Red Lights (Not rated) (106 min.) _ The brilliant, sinister French thriller Red Lights is a twisty road movie in which every sign points toward catastrophe. As night falls during the journey of Antoine (Jean-Pierre Darroussin) and Helene (Carole Bouquet) Dunan, an unhappily married couple on their way from Paris to Bordeaux, the highway takes them into descending levels of psychosexual hell.
Antoine, a mousy, balding insurance salesman, hates his job and whines that he wants to "live like a man" and "be free." He complains to Helene, a sleek corporate lawyer whose success galls him.
A major reason the marriage has turned rancid is that Antoine feels himself less than an equal partner. And with a sly, malicious humor, the film dramatizes his alcohol-fueled rebellion, which precipitates a grisly solution.
The film was directed by Cedric Kahn, whose 1998 film L'Ennui immersed itself in a different kind of sexual paranoia.
Darroussin's depiction of Antoine is uncompromising and often infuriating. He vents his hostility toward Helene by secretly drinking at rest stops and stoking his resentment while Helene waits in the car. You want to taunt him as a gutless, drunken milquetoast. Yet there are signs that the marriage is not lost.
The couple gets stuck in crawling traffic, and Antoine quickly succumbs to road rage. Against Helene's wishes, he impulsively turns onto a darker route, and soon they are lost. Reports on the radio warn of an escaped convict. The tension between the Dunans reaches the breaking point when Helene warns her husband she's going to take the train. Stopping at another bar, he angrily takes the car keys with him.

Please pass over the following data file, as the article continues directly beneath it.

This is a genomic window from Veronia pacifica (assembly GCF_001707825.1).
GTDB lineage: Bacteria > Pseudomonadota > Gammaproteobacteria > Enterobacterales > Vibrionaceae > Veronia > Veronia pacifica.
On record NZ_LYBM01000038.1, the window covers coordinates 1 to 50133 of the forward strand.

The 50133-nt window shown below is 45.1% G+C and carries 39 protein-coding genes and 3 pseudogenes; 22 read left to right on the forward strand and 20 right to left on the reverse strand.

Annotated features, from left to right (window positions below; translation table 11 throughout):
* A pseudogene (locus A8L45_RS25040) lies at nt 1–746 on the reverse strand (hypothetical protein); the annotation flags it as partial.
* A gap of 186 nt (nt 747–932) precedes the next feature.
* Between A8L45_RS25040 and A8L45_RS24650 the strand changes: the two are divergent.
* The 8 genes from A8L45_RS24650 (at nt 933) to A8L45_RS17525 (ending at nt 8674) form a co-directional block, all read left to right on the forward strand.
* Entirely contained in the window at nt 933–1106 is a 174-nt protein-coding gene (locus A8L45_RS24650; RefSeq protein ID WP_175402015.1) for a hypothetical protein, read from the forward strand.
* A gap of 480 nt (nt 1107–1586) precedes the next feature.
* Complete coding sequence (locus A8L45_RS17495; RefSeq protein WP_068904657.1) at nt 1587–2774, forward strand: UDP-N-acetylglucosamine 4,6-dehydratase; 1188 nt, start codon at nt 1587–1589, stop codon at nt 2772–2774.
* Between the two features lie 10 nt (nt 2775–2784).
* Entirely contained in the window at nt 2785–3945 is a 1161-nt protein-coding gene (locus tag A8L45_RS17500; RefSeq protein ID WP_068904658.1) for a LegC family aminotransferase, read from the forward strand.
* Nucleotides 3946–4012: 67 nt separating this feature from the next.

When he returns, Helene is gone. Driving like a maniac, he desperately tries to catch up with her train but misses it at each station.
In another, more ominous, bar, he meets a mysterious, silent hitchhiker (Vincent Deniard), whom he suspects may be the escaped convict, and offers him a lift. The danger brings out a reckless bravado in Antoine. Eventually they wind up in a forest where Antoine endures a life-changing ordeal.
The film captures the claustrophobic terror of an unstable driver and hostile passenger trapped in a speeding vehicle. It also conjures a primal dread of violence lurking in the night. But its most suspenseful scene takes place the next morning in a diner. Shaken and hung over, Antoine desperately calls every railroad station and hospital in the area for news of his wife.
Red Lights owes much to Alfred Hitchcock's gallows humor. But it is its own movie. The reverberations of its deceptively easygoing ending should set off debates among analysts of sexual power games in film for years to come.
_ STEPHEN HOLDEN, New York Times